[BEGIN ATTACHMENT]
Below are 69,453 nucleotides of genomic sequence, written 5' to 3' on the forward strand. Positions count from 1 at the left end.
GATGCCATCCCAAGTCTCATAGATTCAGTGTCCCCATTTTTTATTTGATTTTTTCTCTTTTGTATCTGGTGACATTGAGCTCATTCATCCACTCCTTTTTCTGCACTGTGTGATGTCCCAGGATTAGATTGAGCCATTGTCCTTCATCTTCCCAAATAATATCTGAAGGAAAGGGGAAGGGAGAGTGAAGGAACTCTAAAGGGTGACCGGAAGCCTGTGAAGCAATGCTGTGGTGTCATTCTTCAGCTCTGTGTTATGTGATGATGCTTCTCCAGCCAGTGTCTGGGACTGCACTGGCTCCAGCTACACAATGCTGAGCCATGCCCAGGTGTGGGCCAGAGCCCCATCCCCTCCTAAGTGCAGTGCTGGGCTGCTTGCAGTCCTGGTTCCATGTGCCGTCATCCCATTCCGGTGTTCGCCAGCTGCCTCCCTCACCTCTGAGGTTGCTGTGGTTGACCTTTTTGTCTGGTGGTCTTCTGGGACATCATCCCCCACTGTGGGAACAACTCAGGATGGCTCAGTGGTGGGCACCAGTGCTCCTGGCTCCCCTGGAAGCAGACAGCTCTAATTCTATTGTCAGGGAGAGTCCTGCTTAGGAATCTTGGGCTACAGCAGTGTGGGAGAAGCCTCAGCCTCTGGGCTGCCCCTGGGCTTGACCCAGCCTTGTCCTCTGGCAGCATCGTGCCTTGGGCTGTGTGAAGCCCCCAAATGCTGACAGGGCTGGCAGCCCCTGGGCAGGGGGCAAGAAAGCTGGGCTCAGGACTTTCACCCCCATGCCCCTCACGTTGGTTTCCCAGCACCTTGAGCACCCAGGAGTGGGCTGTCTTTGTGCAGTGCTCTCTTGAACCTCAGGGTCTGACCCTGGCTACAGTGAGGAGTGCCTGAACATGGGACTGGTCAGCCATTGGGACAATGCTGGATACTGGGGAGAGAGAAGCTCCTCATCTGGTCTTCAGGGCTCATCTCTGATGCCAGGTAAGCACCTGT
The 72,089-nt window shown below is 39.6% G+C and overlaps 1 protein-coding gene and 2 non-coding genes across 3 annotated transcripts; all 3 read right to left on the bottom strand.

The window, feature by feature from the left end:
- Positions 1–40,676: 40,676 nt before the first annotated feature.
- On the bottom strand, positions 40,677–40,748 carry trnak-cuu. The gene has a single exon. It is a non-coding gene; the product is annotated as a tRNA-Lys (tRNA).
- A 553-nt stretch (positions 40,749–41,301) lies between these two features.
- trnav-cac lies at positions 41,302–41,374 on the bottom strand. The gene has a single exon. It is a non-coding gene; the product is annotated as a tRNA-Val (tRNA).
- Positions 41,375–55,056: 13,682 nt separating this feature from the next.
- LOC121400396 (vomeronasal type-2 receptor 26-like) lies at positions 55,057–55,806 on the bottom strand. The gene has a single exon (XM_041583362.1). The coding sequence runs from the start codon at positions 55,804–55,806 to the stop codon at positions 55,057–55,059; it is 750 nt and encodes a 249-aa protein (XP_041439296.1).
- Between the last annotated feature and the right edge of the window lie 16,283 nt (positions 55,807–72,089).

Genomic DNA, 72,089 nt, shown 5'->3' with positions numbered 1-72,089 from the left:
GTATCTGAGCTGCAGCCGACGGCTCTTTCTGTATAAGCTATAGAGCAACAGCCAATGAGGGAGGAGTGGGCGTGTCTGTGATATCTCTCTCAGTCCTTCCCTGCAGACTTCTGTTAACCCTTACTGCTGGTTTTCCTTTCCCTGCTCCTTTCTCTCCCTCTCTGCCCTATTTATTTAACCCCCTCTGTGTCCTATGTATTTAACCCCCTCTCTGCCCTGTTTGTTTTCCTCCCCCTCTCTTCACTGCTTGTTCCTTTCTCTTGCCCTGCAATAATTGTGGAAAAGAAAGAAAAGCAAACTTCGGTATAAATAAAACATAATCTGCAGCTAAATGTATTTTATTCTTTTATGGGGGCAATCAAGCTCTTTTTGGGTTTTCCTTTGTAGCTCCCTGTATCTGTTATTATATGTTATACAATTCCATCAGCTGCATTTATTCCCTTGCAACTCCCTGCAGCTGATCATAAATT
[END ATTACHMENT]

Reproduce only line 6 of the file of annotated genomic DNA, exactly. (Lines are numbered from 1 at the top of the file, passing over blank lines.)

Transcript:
- On the bottom strand, positions 40,677–40,748 carry trnak-cuu. The gene has a single exon. It is a non-coding gene; the product is annotated as a tRNA-Lys (tRNA).